Why high-quality LED lighting is the secret to lower costs at ports

The advantages offered by LED lighting systems over the alternatives have become increasingly clear during the past decade. As LED technology has continued to improve, the already sizeable gap around issues such as quality and efficiency has become wider still. In every respect – from lifespan to running costs – LEDs simply outperform the competition.

In comparison with older lighting technologies, for example, LEDs can:

  • Improve a port’s lighting levels by more than 50%.
  • Reduce power consumption by as much as 70%.
  • Deliver better levels of uniformity and quality.

Nonetheless, the unfortunate reality is that a number of ports and sea terminals have yet to make the switch to LEDs. Perhaps deterred by the (assumed) cost of an upgrade, unable to find the breathing room needed to plan out their transition, or simply unaware of the benefits offered by modern lighting systems, many maritime facilities continue to rely on high-pressure sodium (HPS) and metal-halide lamps.

The overuse of these legacy lighting technologies can have serious financial ramifications. While they may appear to be better value in terms of upfront costs, outdated lighting systems use a greater amount of power and require maintenance more often than LED equivalents. As a result, ongoing running costs are normally far higher, particularly in light of recent increases in the price of power.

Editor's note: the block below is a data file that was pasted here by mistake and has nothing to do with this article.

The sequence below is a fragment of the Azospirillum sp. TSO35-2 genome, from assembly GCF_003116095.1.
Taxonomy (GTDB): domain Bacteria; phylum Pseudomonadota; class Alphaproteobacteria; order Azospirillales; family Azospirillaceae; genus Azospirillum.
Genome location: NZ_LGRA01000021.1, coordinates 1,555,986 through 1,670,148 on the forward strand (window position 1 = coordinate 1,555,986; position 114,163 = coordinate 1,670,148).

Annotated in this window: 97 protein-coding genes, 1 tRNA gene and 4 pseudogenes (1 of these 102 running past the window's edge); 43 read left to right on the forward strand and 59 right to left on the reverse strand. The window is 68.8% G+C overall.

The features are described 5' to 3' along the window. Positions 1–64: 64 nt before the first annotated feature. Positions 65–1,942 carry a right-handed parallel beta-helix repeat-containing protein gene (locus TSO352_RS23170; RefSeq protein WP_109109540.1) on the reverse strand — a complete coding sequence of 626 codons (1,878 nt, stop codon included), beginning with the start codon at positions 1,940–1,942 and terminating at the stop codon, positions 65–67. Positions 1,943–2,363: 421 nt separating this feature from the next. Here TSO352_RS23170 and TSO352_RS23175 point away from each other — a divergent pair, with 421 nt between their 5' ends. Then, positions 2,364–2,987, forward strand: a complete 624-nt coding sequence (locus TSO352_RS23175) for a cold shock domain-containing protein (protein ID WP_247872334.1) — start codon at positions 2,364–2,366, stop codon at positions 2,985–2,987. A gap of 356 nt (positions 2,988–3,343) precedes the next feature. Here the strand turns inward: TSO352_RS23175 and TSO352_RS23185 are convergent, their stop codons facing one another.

Cost is not the only concern when it comes to older lighting systems, however. Another major consideration surrounds the issue of productivity, something that is very quickly hampered when visibility falls below optimum levels. 

At ports, where adverse weather conditions and night working are common, high quality lighting is integral to effective working and safety alike. Output degradation is a major issue with older lighting technologies; the amount of light produced by a metal-halide lighting system typically drops by as much as a fifth in just the first six months, for instance.

Naturally, this has an onward impact on operational effectiveness, with the reduced visibility affecting crane operators and ground staff alike. Compounding this is the colour rendering performance of metal-halide and HPS solutions, which is again much poorer than with LEDs. This can make it harder for workers to tell the colour of labels and containers at a glance, thus slowing them down further.

Design considerations: accounting for maritime environments

While LED lighting can address all of the issues discussed above, that isn’t to say that all LED technologies are equal. A poorly designed or cheaply manufactured LED system will quickly negate any of the expected benefits, and can in fact create a host of new problems for ports.

One of the main factors at play here is build quality. Ports represent some of the world’s most taxing operating environments, and lighting solutions need to be able to withstand a range of external pressures as a result. Left unaddressed, high temperatures can cause components to fail, and excess salinity will quickly cause corrosion in unprotected luminaires.